The Landrines, on the contrary, obtain being mentioned: the legend generically claims they were defeated twice. It is possible that they escaped the Bedoyeres’ doom by retiring on their highlands, but even if so, they must just be the shadow of the relevant people they once were. In any case, evidently the Fanes don’t feel bound to them by any type of kinship. According to Wolff, the Landrines don’t take any part in the final coalition against the Fanes, while Morlang on the contrary add them to the list. He might be throwing everything available into the soup; but even if this were not the case, their role would remain quite marginal.
We can remark that in the (certainly medieval) legend of the “Knight of the crocuses” it is stated that the Bedoyeres defeated the Landrines and the Fanes destroyed the Bedoyeres. These are heavily distorted notions, if not wholly invented. At most, even if we were to concede that they may derive from a genuine traditional core, we might admit that the Landrines were defeated by a people who came from the Pusteria and the Fanes just destroyed a few villages that were beginning to grow up in the intervals between invasion waves.

We can also observe that no significant populations are quoted in the Fassa valley, nor in Gardena, nor in Badia, nor in the Ampezzo bowl: at most, a few silvani.
The situation of the four valleys appears however slightly different from each other.
The Ampezzo area apparently was not steadily populated before the early Middle-Ages: therefore it is not disconcerting that we find it more or less uninhabited at the end of Bronze.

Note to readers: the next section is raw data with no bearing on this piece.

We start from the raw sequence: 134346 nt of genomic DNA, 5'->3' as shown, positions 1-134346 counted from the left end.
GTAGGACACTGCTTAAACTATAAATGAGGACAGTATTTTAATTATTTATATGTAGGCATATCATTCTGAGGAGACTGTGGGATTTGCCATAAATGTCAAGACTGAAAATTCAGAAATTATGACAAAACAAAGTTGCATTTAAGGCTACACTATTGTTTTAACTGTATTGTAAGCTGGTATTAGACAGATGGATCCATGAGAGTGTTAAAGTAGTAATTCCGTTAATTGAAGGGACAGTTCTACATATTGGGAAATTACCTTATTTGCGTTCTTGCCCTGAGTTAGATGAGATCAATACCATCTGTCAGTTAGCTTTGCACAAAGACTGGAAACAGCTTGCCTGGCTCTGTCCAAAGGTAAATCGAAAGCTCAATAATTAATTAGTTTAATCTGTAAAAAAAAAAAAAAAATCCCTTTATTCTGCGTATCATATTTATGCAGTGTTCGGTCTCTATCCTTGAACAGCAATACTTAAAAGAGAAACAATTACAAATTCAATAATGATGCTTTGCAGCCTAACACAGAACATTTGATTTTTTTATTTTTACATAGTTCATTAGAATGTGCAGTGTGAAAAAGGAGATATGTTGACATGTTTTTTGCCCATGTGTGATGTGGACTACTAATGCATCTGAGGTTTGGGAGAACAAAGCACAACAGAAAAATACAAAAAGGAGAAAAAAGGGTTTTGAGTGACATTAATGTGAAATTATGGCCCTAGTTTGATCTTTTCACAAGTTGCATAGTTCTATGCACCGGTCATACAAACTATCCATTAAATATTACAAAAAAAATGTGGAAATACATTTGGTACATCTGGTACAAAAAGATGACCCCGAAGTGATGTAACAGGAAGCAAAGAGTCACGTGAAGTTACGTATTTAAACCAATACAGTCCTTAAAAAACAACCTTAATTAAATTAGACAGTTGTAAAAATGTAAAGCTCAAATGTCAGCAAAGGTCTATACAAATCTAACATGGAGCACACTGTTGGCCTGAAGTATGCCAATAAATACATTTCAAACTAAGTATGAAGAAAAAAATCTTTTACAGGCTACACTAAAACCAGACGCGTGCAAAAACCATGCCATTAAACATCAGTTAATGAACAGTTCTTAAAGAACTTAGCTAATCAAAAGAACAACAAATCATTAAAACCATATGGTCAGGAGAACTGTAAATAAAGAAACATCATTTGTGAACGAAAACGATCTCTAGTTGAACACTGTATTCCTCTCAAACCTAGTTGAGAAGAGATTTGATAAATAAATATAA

The Badia valley was populated by stable settlements in the middle and late Bronze, but around 1300 B.C. these were destroyed; and therefore this also would be o.k..
The Gardena valley – which, strangely enough, is never quoted by any passage in the whole legend cycle – was on the contrary in the Bronze Age the site of important cult places, that allow us to suppose the existence of settlements as well; and the cult was still alive in the Iron Age also. Were these villages destroyed them too at the end of the late Bronze, although the valley were less exposed to invasions, and were rebuilt only later? Were they not such as to claim the Fanes’ attentions? For any reason, maybe a religious one, or because they were appeared fearsome, the Fanes respected them? Or did they stipulate a pact? Or did the Gardena people enjoy their share of raids, and were not mentioned by sheer chance? I’m unable to advance any answer. We always must remind that we are dealing with myth, not history; therefore we must be ready to grasp an outline, or some details, that may match what we know by other means, but we cannot expect it to deliver a complete, consistent and coherent picture in all occasions.